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The Great Gatsby: A Rich Man in India – an excerpt from the 'The Beautiful and the Damned'

The Beautiful and the Damned examines India’s many contradictions through various individual and extraordinary perspectives. Like no other writer, Siddhartha Deb humanizes the post-globalization experience in the book–its advantages, failures, and absurdities. India is a country where you take a nap and someone has stolen your job, where you buy a BMW but still have to idle for cows crossing your path.
Available for the first time with the controversial and previously unpublished first chapter, The Beautiful and the Damned is as important and incisive today as it was when it was first published. Here is an excerpt from that first chapter of the book, titled The Great Gatsby: A Rich Man in India.

A phenomenally wealthy Indian who excites hostility and suspicion is an unusual creature, a fish that has managed to muddy the waters it swims in. The glow of admiration lighting up the rich and the successful disperses before it reaches him, hinting that things have gone wrong somewhere. It suggests that beneath the sleek coating of luxury, deep under the sheen of power, there is a failure barely sensed by the man who owns that failure along with his expensive accoutrements. This was Arindam Chaudhuri’s situation when I first met him in 2007. He had achieved great wealth and prominence, partly by projecting an image of himself as wealthy and prominent. Yet somewhere along the way he had also created the opposite effect, which – in spite of his best efforts – had given him a reputation as a fraud, scamster and Johnny-come-lately. We’ll come to the question of frauds and scams later, but it is indisputable that Arindam had arrived very quickly. It had taken him just about a decade to build his business empire, but because his rise was so swift and his empire so blurry, it was possible to be quite ignorant of his existence unless one were particularly sensitive to the tremors created by new wealth in India. Indeed, throughout the years of Arindam’s meteoric rise, I had been happily oblivious of him, although once I had heard of him, I began to see him everywhere: in the magazines his media division published, flashing their bright colours and inane headlines at me from little news-stands made out of bricks and plastic sheets; in buildings fronted by dark glass where I imagined earnest young men imbibing the ideas of leadership disseminated by Arindam; and on the tiny screen in front of me on a flight from Delhi to Chicago when the film I had chosen for viewing turned out to have been produced by him. A Bombay gangster film, shot on a low budget, with a cast of unknown, modestly paid actors and actresses: was it an accident that the film was called Mithya? Theword means ‘lies’.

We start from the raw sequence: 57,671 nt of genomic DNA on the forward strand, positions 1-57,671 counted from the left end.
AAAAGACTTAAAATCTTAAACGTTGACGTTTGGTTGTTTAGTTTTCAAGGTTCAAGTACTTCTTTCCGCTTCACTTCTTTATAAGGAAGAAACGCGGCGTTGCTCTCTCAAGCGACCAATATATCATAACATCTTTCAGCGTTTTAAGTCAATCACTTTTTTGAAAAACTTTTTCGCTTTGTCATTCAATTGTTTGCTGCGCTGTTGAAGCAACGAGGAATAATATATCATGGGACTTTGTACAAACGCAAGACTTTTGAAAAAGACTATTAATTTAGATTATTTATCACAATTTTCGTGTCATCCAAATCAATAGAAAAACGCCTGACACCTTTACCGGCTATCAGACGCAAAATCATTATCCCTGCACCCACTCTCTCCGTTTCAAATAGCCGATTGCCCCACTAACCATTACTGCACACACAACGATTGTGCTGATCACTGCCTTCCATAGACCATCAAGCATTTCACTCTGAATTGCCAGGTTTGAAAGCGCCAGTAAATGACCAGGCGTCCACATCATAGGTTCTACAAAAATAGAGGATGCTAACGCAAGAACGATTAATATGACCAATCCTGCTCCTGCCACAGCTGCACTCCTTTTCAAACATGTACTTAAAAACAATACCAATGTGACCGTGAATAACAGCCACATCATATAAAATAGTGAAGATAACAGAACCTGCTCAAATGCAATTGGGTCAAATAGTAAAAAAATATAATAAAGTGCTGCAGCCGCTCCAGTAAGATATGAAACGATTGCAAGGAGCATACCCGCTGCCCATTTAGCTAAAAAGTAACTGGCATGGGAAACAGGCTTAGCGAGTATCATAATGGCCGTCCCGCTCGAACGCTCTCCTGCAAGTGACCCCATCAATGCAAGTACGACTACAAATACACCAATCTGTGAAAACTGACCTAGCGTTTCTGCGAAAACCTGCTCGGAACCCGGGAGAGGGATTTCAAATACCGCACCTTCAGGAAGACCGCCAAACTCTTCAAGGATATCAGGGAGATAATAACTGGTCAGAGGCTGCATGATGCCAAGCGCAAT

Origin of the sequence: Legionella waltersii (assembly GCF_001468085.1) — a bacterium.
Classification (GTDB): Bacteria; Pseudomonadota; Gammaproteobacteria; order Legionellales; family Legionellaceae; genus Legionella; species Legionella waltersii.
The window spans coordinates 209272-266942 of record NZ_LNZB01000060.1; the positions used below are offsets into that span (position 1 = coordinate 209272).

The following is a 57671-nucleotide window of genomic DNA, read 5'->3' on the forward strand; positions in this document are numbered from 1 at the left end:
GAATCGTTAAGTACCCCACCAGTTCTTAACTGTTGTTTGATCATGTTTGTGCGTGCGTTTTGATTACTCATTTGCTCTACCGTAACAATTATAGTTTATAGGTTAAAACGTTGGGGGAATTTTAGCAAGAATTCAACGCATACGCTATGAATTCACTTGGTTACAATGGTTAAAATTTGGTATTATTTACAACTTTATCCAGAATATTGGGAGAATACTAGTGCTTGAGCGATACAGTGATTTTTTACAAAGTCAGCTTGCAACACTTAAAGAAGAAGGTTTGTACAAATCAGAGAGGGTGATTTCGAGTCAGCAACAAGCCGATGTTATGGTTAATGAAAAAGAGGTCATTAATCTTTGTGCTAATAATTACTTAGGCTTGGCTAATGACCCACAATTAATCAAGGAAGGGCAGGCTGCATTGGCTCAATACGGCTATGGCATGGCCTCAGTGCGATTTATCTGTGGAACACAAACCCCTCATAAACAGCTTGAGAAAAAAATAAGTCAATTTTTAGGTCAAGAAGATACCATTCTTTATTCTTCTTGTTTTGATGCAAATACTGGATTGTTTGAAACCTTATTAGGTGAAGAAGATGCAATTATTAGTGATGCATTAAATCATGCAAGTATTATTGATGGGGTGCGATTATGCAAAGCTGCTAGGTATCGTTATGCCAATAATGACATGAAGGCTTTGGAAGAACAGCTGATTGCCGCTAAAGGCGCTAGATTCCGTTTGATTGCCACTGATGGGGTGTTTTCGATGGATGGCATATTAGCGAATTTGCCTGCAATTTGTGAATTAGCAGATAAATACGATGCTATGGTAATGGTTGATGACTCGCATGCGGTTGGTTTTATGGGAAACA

Still, I suppose we choose our own entanglements, and when I look back at the time in Delhi that led up to my acquaintance with Arindam, I realize that my meeting with him was inevitable. It was my task that summer to find a rich man as a subject, about the making and spending of money in India. In Delhi, there existed in plain sight
some evidence of what such making and spending of money amounted to. I could see it in the new road sweeping from the airport through south Delhi, turning and twisting around office complexes, billboards and a granite-and-glass shopping mall on the foothills of the Delhi Ridge that, when completed, would be the largest mall
in Asia. Around this landscape and its promise of Delhi as another Dubai or Singapore, I could see the many not-rich people and aspiring-to-be rich people, masses of them, on foot and on two-wheelers, packed into decrepit buses or squeezed into darting yellow-and-black auto-rickshaws, people quite inconsequential in relation to the world rising around and above them. The beggar children who performed somersaults at traffic lights, the boys displaying
menacing moustaches inked on to their faces, made it easy to tell who the rich were amid this swirling mass. The child acrobats focused their efforts at the Toyota Innova minivans and Mahindra Scorpio SUVs waiting at the crossing, their stunted bodies straining to reach up to the high windows. I felt that such scenes contained all that could be said about the rich in India, and the people I took out to expensive lunches offered me little more than glosses on the above.

A personal, narrative work of journalism and cultural analysis in the same vein as Adrian Nicole LeBlanc’s Random Family and V. S. Naipaul’s India series, The Beautiful and the Damned is an important and incisive new work.

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